When I am not working creatively I sometimes have the feeling that I am in exile. Everything seems to be at a surreal distance, until I lock into something concrete, a particular personal means of interaction, which I slip into and remember myself, and then slip out of and forget, and on and on it goes. I remember someone quoting the cabala as saying the human condition is to live in moments of either great joy or great uncertainty. Today I saw a baby cow being born. Pulled by two straining men out of its heaving mother. Three calves were born today, all bulls. The bulls that are born are brought to temporary hutches, because only the female calves are kept at the farm to become milk cows. The bull calves will be shipped off in a day or two. I sat in a little hutch with a day old calf and got it to drink from a milk bottle with a big red nipple. You have to start by getting them to suck on your fingers to get the hang of it, and then transfer over to the bottle. Meanwhile the calf doesn't even know who he is, or what his movement is, and begins half standing and sliding around the hutch in jerks and starts. When he's settled in one place, I somehow or other manage to get him sucking, interspersed with a couple jerky moments of his head to the side and milk splattering all over all of us, I'm on my knees, I don't know anything either, I'm holding his chin, and we're both covered in milk but he's drinking, it ends up being intuitive, the two of us in a pile of milk and mud and slobber, these calves are unbelievable, so fully formed when they are born, and just trying to figure out what in the world they are. I practice chewing like a cow, lower lip slowly moving side to side, and cocking a single ear from time to time in rhythm with the chewing.
Usually the calves get the hang of the bottle after a few tries, but today I fed a calf who was different. I would get the bottle to her mouth, and she would lunge for it and then as soon as she got it she would jump backwards crashing into the back of the hutch. She did it over and over again, going for the bottle and then careening back in the opposite direction as soon as she touched what she was reaching for. I could relate.
Today I helped Joel in his rounds of removing retained placentas in the maternity pen. We went into the pen, rubber boots deep in sloshing manure. I held a stack of arm length plastic gloves and some large bolus pills. Joel would go through, identifying the cows with retained placentas mostly from the rotting stench, and then he would wrangle them into a position where they were ideally head first in one of the rows of pens, with a railing on either side so they couldn’t really go anywhere. Then I would hand him a plastic glove, and he would insert the entire length of his arm into the cow’s vagina and scoop out the remaining placenta. Once that was out I would hand him a bolus to insert. On one of our final cows, he couldn’t angle her into a pen, so he decided to go for it in the center aisle between rows of other cows. He put the cow in a side headlock, a position that makes them be still. He transferred her head to me, and then went around behind. I held her steady with all my strength, her big brown eye inches from my face. As he reached his arm in, she started and pitched forward. I managed to somehow maintain my hold as she and both came down onto our knees. I continued to hold her steady, in the muck, as Joel pulled his arm out. I realized my position had landed me directly under the ass of another cow. As Joel reached inside again to insert the bolus, the cow I was under raised its tail and shot out a shower of liquid manure that missed my face by inches.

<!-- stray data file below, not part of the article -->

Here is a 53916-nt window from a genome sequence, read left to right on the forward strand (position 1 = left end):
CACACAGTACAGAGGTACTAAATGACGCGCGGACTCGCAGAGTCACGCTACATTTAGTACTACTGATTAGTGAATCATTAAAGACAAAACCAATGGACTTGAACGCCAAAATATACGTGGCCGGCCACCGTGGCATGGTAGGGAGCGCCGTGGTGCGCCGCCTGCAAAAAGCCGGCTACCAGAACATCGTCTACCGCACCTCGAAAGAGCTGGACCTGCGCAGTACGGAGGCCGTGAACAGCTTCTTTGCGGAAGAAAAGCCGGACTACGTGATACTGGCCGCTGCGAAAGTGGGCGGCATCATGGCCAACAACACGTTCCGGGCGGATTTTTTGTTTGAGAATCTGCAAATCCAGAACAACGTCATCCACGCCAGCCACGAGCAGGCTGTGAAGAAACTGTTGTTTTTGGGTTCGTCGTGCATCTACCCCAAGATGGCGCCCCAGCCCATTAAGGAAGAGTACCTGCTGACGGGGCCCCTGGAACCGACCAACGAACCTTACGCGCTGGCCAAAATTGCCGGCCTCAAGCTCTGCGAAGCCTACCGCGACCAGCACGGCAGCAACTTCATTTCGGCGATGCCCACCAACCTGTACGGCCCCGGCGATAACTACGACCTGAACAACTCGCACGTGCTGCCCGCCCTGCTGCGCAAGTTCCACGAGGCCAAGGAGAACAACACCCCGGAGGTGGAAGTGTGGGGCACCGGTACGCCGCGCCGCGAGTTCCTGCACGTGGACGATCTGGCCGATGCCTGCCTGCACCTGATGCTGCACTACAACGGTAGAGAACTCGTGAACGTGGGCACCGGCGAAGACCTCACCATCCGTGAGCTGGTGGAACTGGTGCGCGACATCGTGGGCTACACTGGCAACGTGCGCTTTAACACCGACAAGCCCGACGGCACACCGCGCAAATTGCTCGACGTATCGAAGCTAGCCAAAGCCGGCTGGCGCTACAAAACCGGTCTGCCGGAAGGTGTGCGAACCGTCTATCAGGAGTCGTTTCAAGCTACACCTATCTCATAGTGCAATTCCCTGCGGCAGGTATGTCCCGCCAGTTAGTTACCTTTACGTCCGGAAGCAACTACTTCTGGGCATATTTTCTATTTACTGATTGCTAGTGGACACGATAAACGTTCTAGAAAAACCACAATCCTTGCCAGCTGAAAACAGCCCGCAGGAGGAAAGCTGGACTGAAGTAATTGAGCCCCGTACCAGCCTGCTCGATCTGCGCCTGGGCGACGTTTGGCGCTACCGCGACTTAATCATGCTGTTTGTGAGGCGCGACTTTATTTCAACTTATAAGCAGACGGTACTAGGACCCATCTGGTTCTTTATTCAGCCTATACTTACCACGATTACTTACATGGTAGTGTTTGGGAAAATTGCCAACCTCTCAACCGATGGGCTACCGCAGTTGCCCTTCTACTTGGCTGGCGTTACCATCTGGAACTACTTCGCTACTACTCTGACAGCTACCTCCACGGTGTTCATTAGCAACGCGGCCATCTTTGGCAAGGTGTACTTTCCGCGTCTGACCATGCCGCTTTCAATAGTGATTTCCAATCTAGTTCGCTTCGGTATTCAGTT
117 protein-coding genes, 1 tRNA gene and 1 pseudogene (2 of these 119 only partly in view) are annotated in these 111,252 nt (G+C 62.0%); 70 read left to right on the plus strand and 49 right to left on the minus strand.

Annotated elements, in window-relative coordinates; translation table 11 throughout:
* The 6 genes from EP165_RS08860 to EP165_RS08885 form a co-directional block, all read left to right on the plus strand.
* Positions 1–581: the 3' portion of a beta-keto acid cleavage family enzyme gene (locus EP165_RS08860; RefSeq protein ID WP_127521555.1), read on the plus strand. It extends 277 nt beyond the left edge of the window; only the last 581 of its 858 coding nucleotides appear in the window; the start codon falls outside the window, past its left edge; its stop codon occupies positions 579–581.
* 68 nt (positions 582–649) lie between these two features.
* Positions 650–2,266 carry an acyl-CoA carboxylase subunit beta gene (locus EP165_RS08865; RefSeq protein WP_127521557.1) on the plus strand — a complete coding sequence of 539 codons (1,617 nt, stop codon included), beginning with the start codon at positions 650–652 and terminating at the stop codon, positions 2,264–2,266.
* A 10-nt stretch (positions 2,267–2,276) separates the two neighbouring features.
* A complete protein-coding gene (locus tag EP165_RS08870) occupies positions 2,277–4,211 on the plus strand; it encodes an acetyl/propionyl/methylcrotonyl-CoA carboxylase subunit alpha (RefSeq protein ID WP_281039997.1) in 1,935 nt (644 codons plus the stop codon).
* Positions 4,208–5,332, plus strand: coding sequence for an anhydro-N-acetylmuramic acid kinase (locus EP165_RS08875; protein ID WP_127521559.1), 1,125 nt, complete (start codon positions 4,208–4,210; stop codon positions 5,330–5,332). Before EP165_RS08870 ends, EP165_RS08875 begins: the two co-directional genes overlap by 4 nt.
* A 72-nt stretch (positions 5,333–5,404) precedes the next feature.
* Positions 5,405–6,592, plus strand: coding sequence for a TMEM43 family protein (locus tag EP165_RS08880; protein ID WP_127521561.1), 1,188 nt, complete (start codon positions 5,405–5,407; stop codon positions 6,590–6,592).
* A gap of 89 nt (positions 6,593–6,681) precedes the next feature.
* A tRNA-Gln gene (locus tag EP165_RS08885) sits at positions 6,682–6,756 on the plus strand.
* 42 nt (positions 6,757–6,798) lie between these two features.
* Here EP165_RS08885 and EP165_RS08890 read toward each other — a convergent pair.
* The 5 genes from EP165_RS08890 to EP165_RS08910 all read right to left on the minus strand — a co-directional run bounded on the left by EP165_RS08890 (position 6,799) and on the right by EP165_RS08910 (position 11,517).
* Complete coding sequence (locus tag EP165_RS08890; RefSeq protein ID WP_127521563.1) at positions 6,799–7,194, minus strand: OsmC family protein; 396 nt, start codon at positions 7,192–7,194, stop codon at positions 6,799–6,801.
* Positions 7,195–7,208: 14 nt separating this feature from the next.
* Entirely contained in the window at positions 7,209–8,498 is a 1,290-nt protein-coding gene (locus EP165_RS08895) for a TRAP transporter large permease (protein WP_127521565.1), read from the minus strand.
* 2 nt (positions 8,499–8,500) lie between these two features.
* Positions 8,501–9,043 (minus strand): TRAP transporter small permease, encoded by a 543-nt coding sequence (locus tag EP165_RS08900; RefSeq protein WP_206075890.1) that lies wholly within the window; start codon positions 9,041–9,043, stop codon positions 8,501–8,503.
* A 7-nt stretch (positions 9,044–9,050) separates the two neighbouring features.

I think we make sense of the world by becoming a character in a book or a movie of our own invention. But the tricky thing is, due to the shifting nature of what is usually thought of as the real world, the book or the movie changes. Not only does it change, but there are gaps of time between the changes, in which we are lost, floundering, trying to find a way into the next narrative. Sometimes we stumble into the next story, and are in it before we even realize; and sometimes it is as graceful as stepping out of the bath and into a new robe. Sometimes, it takes an impossibly huge leap onto a moving train, whose direction we don't even know, whose nature we don't even know, all we know is that the ground beneath us is quicksand, or an earthquake, and we have to jump or die. No past shift between stories can tell us about the next one, except to remind us that another one is coming, and that at the moment we are walking around in the dark, feeling for the light switch. In our own lives we can only be the writer in retrospect, once a kiss is a kiss it is too late. Its meaning is sealed, it is a sad kiss or a happy kiss, it is a beginning or an end.
On the day I was leaving the cows, Sarah woke me up and said, quick come, there’s a cow being born. She woke me up from a dream in which the lyrics and melody of a cheesy country song were playing in my head fully formed:
“My love is a symphony that no one ever heard
My love is a work of art that no one ever saw
My love is a stillborn calf that never saw the sun.”We ran up to the maternity pen, and saw that the calf was breach, it was coming out backwards, in a dangerous position. I prayed for the cow to come out alive. And I prayed for it to be a girl, so it would stay on the farm. Just before I had to run for the train, the calf was finally pulled out steaming and alive and female, and in an act of sappiness and divine inspiration I named her Symphony.